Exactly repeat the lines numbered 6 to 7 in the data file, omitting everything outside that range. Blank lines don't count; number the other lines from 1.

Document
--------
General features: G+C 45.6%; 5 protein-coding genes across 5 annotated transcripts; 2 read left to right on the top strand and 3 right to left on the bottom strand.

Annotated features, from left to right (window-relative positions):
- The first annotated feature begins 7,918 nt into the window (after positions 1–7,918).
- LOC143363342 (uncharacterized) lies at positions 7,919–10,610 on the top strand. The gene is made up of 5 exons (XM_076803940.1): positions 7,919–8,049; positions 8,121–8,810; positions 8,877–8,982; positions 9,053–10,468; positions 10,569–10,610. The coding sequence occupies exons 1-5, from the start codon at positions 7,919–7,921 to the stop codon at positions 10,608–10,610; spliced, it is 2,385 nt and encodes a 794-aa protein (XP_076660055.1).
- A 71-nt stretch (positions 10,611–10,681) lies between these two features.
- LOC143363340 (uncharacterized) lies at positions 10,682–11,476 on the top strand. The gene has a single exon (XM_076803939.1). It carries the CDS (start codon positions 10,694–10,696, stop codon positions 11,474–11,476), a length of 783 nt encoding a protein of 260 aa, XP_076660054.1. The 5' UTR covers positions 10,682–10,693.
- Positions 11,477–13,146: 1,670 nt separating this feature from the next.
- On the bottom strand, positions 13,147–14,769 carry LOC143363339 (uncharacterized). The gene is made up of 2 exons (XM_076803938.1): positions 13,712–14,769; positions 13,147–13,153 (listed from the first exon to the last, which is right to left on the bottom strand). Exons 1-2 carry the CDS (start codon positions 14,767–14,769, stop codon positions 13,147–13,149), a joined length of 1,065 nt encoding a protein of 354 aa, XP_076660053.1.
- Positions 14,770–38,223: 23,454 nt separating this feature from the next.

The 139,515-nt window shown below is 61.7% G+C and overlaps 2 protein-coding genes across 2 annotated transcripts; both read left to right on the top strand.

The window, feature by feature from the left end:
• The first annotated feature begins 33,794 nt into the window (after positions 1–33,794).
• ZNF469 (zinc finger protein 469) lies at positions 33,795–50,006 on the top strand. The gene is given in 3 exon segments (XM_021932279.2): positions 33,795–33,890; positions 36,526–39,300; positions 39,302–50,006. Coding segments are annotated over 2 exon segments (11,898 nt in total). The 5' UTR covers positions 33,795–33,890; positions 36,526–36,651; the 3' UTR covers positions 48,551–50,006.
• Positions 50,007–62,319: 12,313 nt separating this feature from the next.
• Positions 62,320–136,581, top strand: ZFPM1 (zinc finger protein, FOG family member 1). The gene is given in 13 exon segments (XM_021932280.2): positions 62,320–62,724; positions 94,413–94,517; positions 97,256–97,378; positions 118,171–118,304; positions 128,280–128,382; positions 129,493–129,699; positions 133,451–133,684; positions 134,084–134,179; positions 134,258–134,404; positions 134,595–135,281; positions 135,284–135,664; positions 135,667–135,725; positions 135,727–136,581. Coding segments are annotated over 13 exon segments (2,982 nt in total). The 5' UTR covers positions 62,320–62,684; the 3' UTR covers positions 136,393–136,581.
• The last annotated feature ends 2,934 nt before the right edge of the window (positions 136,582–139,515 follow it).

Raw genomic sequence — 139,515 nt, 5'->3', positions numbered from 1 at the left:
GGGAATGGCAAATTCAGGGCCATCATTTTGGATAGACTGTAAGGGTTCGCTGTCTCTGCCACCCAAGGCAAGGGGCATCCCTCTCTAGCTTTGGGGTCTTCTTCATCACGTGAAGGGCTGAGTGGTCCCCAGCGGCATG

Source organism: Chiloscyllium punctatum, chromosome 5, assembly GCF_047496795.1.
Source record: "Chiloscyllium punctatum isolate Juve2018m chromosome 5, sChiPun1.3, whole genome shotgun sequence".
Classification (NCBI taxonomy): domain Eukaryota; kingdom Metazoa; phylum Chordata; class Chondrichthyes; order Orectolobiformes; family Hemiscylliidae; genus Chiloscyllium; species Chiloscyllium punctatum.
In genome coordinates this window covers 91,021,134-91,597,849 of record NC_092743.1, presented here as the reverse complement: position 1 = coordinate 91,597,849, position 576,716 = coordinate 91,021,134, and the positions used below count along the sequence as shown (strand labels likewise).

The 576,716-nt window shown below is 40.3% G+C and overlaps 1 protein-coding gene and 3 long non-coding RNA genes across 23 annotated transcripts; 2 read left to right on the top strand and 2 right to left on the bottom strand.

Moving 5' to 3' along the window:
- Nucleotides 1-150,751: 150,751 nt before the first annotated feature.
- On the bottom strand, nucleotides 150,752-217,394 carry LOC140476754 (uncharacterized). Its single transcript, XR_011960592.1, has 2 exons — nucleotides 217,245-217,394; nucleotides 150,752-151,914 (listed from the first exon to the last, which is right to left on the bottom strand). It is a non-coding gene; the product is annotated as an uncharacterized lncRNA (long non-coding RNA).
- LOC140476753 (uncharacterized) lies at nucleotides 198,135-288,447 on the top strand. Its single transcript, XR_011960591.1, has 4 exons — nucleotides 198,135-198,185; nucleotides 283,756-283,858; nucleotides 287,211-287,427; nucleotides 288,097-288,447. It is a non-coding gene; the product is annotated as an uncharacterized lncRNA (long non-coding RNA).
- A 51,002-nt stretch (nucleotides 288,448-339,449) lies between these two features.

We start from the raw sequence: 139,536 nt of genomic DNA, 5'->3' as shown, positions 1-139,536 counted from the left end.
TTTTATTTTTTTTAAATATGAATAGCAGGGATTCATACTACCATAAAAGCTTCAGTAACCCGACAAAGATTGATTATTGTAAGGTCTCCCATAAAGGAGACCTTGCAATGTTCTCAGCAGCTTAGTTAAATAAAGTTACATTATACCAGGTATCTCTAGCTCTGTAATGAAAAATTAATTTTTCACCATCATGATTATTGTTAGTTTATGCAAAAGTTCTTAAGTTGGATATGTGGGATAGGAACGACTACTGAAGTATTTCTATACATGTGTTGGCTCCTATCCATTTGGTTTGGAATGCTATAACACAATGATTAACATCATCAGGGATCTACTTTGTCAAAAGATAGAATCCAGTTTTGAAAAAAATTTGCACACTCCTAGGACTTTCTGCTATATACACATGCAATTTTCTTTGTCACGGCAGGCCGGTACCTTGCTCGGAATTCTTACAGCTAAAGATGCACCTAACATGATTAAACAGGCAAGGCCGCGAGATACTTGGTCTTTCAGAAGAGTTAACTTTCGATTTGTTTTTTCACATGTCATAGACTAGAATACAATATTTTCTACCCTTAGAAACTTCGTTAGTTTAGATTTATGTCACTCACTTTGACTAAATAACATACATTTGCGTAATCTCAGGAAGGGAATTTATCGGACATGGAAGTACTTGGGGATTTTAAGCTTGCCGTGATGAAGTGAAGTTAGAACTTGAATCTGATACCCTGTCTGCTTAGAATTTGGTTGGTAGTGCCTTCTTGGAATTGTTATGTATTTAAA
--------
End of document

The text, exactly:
- LOC143363340 (uncharacterized) lies at positions 10,682–11,476 on the top strand. The gene has a single exon (XM_076803939.1). It carries the CDS (start codon positions 10,694–10,696, stop codon positions 11,474–11,476), a length of 783 nt encoding a protein of 260 aa, XP_076660054.1. The 5' UTR covers positions 10,682–10,693.
- Positions 11,477–13,146: 1,670 nt separating this feature from the next.